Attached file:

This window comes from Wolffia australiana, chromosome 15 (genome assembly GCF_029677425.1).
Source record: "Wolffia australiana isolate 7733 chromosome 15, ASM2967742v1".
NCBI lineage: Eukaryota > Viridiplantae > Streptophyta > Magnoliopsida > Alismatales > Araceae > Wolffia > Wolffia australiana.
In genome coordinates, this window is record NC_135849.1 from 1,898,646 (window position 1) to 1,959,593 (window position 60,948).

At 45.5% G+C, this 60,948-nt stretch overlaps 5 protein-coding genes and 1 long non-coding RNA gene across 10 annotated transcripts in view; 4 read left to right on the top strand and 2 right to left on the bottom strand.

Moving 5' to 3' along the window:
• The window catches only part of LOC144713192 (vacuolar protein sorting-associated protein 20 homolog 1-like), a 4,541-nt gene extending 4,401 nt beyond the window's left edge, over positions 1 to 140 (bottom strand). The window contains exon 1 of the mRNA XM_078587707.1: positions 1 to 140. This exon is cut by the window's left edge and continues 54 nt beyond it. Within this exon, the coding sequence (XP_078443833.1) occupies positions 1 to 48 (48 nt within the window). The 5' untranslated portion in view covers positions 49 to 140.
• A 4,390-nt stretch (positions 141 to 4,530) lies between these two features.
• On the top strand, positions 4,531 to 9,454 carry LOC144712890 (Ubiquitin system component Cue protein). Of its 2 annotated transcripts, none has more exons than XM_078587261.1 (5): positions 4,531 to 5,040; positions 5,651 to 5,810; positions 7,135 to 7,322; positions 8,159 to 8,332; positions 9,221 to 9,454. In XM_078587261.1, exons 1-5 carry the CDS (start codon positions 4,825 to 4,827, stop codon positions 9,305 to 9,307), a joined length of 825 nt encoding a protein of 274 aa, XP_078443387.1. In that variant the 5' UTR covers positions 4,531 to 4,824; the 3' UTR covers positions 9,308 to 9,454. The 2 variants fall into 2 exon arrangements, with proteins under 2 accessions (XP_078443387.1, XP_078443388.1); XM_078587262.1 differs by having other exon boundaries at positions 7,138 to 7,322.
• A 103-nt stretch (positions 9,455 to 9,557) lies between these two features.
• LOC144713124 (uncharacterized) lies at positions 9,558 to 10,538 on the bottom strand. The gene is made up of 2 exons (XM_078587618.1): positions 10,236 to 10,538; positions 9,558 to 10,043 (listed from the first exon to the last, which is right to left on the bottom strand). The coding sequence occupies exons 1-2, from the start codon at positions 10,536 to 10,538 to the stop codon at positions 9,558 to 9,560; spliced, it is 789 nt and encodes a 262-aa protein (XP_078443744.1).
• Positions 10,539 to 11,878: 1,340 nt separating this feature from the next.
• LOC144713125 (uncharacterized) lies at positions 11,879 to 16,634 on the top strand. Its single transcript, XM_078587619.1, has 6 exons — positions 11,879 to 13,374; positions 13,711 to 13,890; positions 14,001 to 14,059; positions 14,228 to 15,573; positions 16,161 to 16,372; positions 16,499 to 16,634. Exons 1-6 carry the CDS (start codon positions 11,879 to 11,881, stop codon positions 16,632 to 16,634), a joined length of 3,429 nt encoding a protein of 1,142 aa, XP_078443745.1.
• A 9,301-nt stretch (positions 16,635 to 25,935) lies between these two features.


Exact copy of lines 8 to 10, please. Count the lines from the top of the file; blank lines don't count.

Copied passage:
• A 4,390-nt stretch (positions 141 to 4,530) lies between these two features.
• On the top strand, positions 4,531 to 9,454 carry LOC144712890 (Ubiquitin system component Cue protein). Of its 2 annotated transcripts, none has more exons than XM_078587261.1 (5): positions 4,531 to 5,040; positions 5,651 to 5,810; positions 7,135 to 7,322; positions 8,159 to 8,332; positions 9,221 to 9,454. In XM_078587261.1, exons 1-5 carry the CDS (start codon positions 4,825 to 4,827, stop codon positions 9,305 to 9,307), a joined length of 825 nt encoding a protein of 274 aa, XP_078443387.1. In that variant the 5' UTR covers positions 4,531 to 4,824; the 3' UTR covers positions 9,308 to 9,454. The 2 variants fall into 2 exon arrangements, with proteins under 2 accessions (XP_078443387.1, XP_078443388.1); XM_078587262.1 differs by having other exon boundaries at positions 7,138 to 7,322.
• A 103-nt stretch (positions 9,455 to 9,557) lies between these two features.